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Amazon sinks as revenue misses, guidance disappoints

Amazon.com was pummeled on Wall Street on Thursday after its holiday season sales fell short of expectations.

  • EPS: $1.54 a share vs. $1.35 adjusted expected by a Thomson Reuters consensus estimate.
  • Revenue: $43.74 billion vs $44.68 billion expected by Reuters
  • Amazon Web Services revenue:$3.536 billion vs.$3.6 billion expected by FactSet
  • Q1 guidance: Between $33.25 billion and $35.75 billion vs. revenue of $35.95 billion expected by Reuters
Jeff Bezos speaking at the new New York Economic Club luncheon in New York on Oct. 27, 2016.
Adam Jeffery | CNBC
Jeff Bezos speaking at the new New York Economic Club luncheon in New York on Oct. 27, 2016.

That's up from the comparable year-ago figures of $1 per share on $35.75 billion in sales.

The online retail technology company reported fourth-quarter earnings that beat analysts' expectations on Thursday, but revenue that fell short of estimates. It also gave future guidance that was below the average estimate.

Shares dropped more than 4 percent after hours.

The free-spending company has invested heavily in new projects and infrastructure to meet ballooning demand as more shopping moves online. Amazon keeps taking business from traditional retailers, which are closing stores by the hundreds.

But it also offers promotions to have the lowest prices, a "cost of doing business," chief financial officer Brian Olsavsky said.

"Part of the revenue miss might be the ongoing shift to being a third-party marketplace," RJ Hottovy, senior retail analyst at Morningstar, told CNBC's "Closing Bell." "When that happens, you're not getting as much of the revenue in there."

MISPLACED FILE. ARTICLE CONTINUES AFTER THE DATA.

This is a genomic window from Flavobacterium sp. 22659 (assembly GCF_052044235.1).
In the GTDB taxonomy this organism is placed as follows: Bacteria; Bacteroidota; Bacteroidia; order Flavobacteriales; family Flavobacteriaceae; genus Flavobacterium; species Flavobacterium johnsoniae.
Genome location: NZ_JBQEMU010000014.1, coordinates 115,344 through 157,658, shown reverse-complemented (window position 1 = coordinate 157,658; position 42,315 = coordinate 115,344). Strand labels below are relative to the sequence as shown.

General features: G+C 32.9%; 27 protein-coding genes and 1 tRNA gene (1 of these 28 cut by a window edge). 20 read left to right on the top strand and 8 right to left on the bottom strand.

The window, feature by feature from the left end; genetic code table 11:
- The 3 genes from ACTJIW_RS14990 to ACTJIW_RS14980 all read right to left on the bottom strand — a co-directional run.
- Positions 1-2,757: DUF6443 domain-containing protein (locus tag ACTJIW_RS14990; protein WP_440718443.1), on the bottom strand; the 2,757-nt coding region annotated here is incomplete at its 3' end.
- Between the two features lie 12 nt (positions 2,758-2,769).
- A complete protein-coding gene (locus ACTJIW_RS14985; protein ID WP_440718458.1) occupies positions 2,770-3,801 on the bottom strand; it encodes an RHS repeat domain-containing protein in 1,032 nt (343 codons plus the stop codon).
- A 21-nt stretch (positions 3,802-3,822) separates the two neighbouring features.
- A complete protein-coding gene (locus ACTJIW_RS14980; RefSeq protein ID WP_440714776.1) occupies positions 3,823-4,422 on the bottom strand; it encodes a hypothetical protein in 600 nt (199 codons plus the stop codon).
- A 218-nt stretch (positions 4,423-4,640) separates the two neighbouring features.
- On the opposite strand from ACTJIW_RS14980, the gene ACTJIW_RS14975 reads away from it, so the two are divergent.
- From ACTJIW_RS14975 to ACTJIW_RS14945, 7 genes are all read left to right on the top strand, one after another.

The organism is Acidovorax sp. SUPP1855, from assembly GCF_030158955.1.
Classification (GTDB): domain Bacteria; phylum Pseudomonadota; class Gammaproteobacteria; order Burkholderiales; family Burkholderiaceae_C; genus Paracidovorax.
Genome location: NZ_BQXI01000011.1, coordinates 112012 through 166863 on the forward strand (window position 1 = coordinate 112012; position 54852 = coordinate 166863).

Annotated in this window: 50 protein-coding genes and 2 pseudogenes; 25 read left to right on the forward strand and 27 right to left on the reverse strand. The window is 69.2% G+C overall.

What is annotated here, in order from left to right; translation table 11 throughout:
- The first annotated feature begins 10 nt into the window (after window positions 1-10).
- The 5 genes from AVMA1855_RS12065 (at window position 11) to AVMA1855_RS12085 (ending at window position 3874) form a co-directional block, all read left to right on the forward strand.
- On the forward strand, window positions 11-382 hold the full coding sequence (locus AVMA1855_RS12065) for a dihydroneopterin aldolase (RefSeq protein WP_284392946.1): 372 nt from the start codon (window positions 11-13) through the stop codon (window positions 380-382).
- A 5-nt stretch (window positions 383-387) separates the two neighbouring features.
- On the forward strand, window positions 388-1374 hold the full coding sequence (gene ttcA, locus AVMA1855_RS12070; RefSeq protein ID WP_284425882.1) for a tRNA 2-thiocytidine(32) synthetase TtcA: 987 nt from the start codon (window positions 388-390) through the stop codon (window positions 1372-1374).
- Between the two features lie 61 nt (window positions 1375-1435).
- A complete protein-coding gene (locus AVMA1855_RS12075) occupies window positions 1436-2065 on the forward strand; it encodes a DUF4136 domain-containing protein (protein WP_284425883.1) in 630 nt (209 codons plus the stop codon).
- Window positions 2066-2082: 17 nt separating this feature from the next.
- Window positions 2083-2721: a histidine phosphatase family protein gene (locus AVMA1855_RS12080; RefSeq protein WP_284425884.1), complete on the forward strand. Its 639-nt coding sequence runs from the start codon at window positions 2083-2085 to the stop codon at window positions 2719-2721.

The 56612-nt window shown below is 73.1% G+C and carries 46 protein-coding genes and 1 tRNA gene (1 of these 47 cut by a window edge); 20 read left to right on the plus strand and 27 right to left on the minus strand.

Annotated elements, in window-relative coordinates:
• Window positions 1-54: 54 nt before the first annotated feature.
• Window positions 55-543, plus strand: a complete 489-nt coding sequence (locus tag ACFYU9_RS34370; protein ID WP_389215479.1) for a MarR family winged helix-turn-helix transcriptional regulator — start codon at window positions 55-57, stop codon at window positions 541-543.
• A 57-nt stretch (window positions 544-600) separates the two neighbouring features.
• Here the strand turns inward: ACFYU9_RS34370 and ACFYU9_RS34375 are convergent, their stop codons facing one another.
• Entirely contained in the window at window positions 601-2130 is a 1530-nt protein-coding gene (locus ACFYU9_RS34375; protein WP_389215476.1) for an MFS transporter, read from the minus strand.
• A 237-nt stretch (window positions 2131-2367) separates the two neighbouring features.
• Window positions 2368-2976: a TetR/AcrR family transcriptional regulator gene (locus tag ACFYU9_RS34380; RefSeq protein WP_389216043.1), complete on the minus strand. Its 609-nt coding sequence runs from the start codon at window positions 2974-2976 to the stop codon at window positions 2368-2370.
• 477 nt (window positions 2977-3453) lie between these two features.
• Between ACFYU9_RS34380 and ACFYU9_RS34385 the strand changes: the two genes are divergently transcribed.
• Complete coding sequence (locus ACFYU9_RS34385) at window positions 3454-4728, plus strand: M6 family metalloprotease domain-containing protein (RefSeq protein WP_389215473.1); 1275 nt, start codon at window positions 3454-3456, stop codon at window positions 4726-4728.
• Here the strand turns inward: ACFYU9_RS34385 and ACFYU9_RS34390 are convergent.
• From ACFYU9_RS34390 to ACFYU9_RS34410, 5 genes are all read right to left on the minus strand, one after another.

Active "fulfilled by Amazon" sellers grew 70 percent in 2016, Olsavsky said.

"Our shipping costs are tied to the increase in that [fulfilled by Amazon] percentage, and that growth of Amazon-fulfilled units," Olsavsky said.

Twenty-three new fulfillment centers in the second half of the year, Academy Award–nominated original content with pricey talent, Alexa and Echo devices, and expansion into India were among Amazon's biggest investments, the company said on a conference call. The company was also pressured by foreign exchange rates.

Amazon boss Jeff Bezos focused on the company's loyalty program, Prime, noting that "tens of millions of new paid members joined the program in just this past year." Bezos has been bundling more services into Prime membership, so that customers who once just counted on Amazon for books, clothes and electronics are now able to get household goods, groceries and digital content.

"Prime members can now choose from over 50 million items with free two-day shipping — up 73 percent since 2015," Bezos said in a statement. "Prime Video is now available in more than 200 countries and territories. Prime Now added 18 new cities, which means millions more members now get one and two-hour delivery."

Couple e-commerce dominance with speedy growth in its cloud computing business Amazon Web Services, and the company has had investors downright giddy: Shares are up almost 10 percent over the past three months.

Surging popularity of the Echo personal assistant not only provides an additional revenue stream for Amazon but also gives consumers an easier way to order Amazon products.The company's AI platform, Alexa, drove the top-selling products on Amazon during the holidays, the company said.

While the company has started to face legal pressure for allegedly enabling the widespread sale of counterfeits on the platform, the threat has yet to hurt Amazon's financials. In 2016, there were over 100,000 sellers with sales of more than $100,000 selling on Amazon, the company said.

And now that AWS has turned into a huge business in its own right, Amazon is generating actual profit that it can use for further investments.

The cloud-computing unit provides a much more profitable business for Amazon. AWS has an operating margin of 31.3 percent of all AWS net sales, while the North American retail business has an operating margin of 5 percent of net sales.

"I think we'll get better margin improvement in the second half of the year," Aaron Kessler, senior internet analyst at Raymond James, said on "Closing Bell."

Still, the leading cloud platform had 7 price cuts in December.

"That's going to be a constant in this business," Olsavsky said. "We've been pretty clear that this business is about creating new functionality for customers, giving price cuts, and then working on the operating efficiencies."

— CNBC's Mack Hogan contributed to this report.